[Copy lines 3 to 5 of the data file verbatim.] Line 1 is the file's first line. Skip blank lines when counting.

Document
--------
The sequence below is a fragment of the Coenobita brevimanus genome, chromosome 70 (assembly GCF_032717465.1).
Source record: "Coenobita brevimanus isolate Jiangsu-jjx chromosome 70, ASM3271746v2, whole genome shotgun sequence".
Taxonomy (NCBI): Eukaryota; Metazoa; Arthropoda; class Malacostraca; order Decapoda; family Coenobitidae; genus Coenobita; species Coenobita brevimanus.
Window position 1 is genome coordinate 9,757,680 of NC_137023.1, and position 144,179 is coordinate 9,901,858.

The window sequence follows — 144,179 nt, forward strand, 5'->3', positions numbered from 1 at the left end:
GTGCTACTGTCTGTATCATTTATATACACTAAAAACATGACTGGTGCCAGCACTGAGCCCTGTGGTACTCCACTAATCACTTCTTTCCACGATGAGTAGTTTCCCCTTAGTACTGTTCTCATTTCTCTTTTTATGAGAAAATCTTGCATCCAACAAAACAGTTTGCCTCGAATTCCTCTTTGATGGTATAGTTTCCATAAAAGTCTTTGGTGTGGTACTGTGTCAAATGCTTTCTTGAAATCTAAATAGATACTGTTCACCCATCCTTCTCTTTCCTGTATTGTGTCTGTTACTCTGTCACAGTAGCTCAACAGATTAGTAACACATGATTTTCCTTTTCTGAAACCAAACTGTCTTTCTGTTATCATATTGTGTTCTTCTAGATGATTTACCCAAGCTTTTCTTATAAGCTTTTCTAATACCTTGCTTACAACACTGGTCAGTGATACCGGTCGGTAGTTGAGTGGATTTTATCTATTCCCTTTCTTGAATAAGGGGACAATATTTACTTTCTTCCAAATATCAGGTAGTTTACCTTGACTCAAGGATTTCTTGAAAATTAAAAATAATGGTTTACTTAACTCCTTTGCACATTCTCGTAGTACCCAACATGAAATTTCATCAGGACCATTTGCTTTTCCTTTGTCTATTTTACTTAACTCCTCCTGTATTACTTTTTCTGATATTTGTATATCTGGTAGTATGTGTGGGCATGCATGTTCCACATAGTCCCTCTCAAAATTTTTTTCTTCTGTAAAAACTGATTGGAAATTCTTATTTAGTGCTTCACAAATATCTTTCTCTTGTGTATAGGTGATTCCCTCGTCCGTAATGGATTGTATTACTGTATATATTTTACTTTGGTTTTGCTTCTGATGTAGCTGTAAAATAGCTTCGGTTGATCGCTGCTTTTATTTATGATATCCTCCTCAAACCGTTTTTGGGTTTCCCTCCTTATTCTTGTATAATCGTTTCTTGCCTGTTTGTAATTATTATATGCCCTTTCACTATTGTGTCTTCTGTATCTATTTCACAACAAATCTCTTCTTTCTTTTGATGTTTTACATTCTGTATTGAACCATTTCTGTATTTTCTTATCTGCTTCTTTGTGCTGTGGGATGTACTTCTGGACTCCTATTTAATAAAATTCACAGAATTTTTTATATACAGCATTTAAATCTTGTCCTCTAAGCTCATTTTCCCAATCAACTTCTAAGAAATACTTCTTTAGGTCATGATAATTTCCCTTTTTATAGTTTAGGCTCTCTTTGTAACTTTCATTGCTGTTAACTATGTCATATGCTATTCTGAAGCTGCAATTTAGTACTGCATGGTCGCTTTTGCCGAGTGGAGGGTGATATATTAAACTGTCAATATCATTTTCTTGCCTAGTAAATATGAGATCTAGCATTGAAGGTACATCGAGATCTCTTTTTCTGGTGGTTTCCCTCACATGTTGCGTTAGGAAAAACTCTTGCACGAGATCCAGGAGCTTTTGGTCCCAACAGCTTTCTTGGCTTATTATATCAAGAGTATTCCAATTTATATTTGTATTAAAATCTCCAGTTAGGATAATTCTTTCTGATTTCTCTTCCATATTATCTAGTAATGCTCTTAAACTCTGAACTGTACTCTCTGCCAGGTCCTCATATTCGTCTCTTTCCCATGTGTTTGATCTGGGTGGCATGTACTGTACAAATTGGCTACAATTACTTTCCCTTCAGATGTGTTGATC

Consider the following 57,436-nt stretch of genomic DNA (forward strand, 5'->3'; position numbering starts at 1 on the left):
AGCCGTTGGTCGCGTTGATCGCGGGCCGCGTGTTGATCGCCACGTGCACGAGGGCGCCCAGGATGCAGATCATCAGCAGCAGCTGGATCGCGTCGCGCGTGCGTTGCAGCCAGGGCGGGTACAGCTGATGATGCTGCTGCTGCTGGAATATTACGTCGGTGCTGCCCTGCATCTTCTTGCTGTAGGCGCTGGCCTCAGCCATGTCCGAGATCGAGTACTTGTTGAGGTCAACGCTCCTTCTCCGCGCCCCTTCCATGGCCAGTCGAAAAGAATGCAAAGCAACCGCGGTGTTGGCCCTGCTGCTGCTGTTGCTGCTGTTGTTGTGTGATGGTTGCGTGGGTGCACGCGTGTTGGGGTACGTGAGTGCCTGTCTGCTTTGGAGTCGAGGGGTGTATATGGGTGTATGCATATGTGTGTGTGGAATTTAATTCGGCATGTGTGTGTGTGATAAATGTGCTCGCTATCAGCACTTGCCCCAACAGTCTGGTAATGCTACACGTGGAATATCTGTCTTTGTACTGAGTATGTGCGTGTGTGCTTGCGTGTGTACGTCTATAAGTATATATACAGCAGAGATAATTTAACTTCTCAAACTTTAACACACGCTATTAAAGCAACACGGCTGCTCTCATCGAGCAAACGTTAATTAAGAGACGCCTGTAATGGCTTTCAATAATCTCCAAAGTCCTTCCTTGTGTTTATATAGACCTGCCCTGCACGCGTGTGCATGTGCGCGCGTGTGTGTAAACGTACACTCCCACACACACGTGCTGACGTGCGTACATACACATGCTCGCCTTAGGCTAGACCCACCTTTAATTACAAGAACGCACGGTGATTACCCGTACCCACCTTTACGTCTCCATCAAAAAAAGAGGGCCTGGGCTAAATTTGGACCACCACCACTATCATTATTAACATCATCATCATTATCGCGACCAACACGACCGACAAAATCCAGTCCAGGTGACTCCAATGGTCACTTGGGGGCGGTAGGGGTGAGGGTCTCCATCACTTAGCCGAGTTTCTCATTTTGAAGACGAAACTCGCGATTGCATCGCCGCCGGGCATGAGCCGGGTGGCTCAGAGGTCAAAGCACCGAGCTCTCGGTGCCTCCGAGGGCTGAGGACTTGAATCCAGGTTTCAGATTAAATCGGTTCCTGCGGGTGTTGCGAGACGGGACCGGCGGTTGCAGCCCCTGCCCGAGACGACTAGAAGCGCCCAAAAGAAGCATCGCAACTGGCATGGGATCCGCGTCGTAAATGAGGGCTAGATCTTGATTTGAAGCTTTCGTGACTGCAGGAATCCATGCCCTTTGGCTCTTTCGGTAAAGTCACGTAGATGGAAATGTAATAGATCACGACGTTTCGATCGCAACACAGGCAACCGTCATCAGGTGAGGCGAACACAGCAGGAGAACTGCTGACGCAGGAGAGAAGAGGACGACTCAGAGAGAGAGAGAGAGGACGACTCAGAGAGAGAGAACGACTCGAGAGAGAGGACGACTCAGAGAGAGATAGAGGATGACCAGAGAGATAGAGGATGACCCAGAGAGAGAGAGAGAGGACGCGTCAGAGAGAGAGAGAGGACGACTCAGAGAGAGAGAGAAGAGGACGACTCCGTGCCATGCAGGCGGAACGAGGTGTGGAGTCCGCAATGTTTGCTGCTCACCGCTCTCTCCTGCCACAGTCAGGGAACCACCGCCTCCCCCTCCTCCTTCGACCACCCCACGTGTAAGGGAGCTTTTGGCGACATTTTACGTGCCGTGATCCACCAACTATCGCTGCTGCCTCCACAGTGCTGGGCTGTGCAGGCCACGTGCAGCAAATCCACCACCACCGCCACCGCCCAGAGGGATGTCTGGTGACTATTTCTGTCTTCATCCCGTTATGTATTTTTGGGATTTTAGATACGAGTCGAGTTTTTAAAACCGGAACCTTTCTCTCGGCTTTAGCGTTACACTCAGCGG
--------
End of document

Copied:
Taxonomy (NCBI): Eukaryota; Metazoa; Arthropoda; class Malacostraca; order Decapoda; family Coenobitidae; genus Coenobita; species Coenobita brevimanus.
Window position 1 is genome coordinate 9,757,680 of NC_137023.1, and position 144,179 is coordinate 9,901,858.

The window sequence follows — 144,179 nt, forward strand, 5'->3', positions numbered from 1 at the left end: